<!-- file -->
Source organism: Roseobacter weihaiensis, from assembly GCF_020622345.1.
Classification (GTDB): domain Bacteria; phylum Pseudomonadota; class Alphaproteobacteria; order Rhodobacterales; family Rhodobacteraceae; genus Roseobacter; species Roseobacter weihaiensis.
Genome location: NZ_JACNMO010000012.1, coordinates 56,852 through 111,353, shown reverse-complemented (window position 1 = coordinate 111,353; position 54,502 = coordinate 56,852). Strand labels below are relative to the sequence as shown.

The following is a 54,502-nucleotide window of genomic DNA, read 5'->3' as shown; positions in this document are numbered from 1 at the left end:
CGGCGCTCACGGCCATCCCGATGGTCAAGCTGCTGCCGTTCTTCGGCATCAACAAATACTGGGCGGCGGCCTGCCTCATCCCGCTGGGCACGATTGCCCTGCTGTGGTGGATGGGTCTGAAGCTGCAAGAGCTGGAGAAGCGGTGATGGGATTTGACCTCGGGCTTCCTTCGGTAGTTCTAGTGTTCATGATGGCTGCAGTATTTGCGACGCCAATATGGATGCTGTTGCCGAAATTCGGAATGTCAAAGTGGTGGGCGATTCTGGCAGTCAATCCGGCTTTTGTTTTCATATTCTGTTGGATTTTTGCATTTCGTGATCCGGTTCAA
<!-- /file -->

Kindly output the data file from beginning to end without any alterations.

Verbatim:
Source organism: Roseobacter weihaiensis, from assembly GCF_020622345.1.
Classification (GTDB): domain Bacteria; phylum Pseudomonadota; class Alphaproteobacteria; order Rhodobacterales; family Rhodobacteraceae; genus Roseobacter; species Roseobacter weihaiensis.
Genome location: NZ_JACNMO010000012.1, coordinates 56,852 through 111,353, shown reverse-complemented (window position 1 = coordinate 111,353; position 54,502 = coordinate 56,852). Strand labels below are relative to the sequence as shown.

The following is a 54,502-nucleotide window of genomic DNA, read 5'->3' as shown; positions in this document are numbered from 1 at the left end:
CGGCGCTCACGGCCATCCCGATGGTCAAGCTGCTGCCGTTCTTCGGCATCAACAAATACTGGGCGGCGGCCTGCCTCATCCCGCTGGGCACGATTGCCCTGCTGTGGTGGATGGGTCTGAAGCTGCAAGAGCTGGAGAAGCGGTGATGGGATTTGACCTCGGGCTTCCTTCGGTAGTTCTAGTGTTCATGATGGCTGCAGTATTTGCGACGCCAATATGGATGCTGTTGCCGAAATTCGGAATGTCAAAGTGGTGGGCGATTCTGGCAGTCAATCCGGCTTTTGTTTTCATATTCTGTTGGATTTTTGCATTTCGTGATCCGGTTCAA